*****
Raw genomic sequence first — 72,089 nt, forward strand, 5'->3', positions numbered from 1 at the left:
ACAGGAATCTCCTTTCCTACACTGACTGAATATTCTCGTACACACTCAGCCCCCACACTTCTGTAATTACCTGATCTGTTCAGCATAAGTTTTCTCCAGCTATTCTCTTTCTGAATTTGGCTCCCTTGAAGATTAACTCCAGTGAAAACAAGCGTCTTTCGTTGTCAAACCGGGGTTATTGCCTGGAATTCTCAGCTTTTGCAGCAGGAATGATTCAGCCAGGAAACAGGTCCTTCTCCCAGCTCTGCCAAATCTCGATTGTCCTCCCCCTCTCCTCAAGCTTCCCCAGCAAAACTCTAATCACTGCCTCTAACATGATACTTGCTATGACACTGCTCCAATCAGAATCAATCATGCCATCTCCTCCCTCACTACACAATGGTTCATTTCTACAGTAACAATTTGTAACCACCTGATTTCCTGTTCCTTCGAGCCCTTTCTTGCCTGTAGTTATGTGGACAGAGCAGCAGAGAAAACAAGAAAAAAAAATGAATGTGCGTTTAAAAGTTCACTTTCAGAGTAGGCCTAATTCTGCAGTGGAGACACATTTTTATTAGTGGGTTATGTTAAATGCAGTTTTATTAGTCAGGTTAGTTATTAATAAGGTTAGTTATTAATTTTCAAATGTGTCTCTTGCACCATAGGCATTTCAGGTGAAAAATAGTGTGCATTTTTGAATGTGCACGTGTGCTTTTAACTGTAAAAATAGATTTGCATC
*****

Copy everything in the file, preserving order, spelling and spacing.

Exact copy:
Raw genomic sequence first — 72,089 nt, forward strand, 5'->3', positions numbered from 1 at the left:
ACAGGAATCTCCTTTCCTACACTGACTGAATATTCTCGTACACACTCAGCCCCCACACTTCTGTAATTACCTGATCTGTTCAGCATAAGTTTTCTCCAGCTATTCTCTTTCTGAATTTGGCTCCCTTGAAGATTAACTCCAGTGAAAACAAGCGTCTTTCGTTGTCAAACCGGGGTTATTGCCTGGAATTCTCAGCTTTTGCAGCAGGAATGATTCAGCCAGGAAACAGGTCCTTCTCCCAGCTCTGCCAAATCTCGATTGTCCTCCCCCTCTCCTCAAGCTTCCCCAGCAAAACTCTAATCACTGCCTCTAACATGATACTTGCTATGACACTGCTCCAATCAGAATCAATCATGCCATCTCCTCCCTCACTACACAATGGTTCATTTCTACAGTAACAATTTGTAACCACCTGATTTCCTGTTCCTTCGAGCCCTTTCTTGCCTGTAGTTATGTGGACAGAGCAGCAGAGAAAACAAGAAAAAAAAATGAATGTGCGTTTAAAAGTTCACTTTCAGAGTAGGCCTAATTCTGCAGTGGAGACACATTTTTATTAGTGGGTTATGTTAAATGCAGTTTTATTAGTCAGGTTAGTTATTAATAAGGTTAGTTATTAATTTTCAAATGTGTCTCTTGCACCATAGGCATTTCAGGTGAAAAATAGTGTGCATTTTTGAATGTGCACGTGTGCTTTTAACTGTAAAAATAGATTTGCATC